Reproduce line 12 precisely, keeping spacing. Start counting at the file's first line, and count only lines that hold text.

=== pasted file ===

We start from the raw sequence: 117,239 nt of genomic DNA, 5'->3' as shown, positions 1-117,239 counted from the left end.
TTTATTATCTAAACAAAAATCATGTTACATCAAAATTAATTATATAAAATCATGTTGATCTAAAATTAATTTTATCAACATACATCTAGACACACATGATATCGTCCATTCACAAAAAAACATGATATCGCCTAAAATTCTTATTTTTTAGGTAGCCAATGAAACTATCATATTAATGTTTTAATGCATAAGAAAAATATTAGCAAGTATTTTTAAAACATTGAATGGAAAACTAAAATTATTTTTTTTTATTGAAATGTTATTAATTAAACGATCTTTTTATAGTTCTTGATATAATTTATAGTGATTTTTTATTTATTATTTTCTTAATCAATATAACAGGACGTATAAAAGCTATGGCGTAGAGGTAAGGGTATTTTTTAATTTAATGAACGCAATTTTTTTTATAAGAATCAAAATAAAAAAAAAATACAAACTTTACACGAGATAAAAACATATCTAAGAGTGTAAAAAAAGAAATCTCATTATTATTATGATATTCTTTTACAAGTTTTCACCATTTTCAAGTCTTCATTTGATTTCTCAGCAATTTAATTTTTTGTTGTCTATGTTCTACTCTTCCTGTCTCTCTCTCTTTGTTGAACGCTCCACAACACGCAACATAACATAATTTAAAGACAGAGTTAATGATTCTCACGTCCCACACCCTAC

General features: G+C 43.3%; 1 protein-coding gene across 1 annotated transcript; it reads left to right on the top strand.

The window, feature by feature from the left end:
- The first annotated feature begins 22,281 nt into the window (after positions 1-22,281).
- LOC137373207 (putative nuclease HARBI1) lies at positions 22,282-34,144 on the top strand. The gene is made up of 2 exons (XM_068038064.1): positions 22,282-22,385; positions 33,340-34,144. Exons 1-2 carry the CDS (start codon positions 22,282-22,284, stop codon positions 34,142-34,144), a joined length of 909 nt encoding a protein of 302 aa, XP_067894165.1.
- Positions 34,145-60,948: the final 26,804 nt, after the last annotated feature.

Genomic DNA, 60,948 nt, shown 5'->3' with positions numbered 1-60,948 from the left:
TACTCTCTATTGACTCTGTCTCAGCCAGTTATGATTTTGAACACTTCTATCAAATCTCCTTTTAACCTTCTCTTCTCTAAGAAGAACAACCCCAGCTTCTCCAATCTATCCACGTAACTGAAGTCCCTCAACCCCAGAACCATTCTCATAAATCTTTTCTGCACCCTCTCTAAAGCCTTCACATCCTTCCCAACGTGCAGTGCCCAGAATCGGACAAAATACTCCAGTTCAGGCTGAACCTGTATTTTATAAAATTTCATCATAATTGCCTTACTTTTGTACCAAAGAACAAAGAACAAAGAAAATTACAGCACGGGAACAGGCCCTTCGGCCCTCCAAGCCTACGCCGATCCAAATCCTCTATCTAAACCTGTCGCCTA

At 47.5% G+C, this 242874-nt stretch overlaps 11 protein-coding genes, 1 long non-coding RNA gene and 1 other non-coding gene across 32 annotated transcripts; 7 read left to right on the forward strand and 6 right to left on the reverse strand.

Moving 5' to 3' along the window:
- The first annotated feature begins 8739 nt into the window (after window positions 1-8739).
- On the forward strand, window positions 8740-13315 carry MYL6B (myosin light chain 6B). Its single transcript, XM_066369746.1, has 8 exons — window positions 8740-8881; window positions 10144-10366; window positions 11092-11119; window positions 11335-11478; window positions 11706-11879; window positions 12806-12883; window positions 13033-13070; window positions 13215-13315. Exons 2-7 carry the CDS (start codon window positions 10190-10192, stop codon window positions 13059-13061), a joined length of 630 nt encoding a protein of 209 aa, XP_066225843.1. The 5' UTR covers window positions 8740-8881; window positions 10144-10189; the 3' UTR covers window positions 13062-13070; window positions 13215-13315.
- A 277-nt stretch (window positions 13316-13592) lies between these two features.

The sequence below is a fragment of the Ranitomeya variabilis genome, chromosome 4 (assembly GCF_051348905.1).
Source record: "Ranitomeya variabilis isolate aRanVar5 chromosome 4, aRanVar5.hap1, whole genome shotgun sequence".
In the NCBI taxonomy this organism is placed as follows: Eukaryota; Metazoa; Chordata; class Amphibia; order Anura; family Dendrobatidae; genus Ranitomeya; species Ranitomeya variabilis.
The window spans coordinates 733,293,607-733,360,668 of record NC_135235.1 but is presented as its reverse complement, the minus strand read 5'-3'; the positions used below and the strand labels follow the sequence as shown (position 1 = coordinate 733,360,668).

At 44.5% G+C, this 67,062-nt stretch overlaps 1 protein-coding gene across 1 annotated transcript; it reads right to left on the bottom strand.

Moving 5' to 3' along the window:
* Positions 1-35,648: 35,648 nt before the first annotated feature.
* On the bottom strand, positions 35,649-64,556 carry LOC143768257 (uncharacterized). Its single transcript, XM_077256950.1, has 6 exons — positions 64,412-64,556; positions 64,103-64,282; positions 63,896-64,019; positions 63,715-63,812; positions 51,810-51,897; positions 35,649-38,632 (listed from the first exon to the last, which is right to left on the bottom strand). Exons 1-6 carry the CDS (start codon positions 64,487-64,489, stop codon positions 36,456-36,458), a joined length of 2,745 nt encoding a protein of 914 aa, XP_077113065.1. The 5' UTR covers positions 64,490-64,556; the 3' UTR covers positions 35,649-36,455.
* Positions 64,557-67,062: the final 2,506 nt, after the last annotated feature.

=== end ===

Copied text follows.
- The first annotated feature begins 8739 nt into the window (after window positions 1-8739).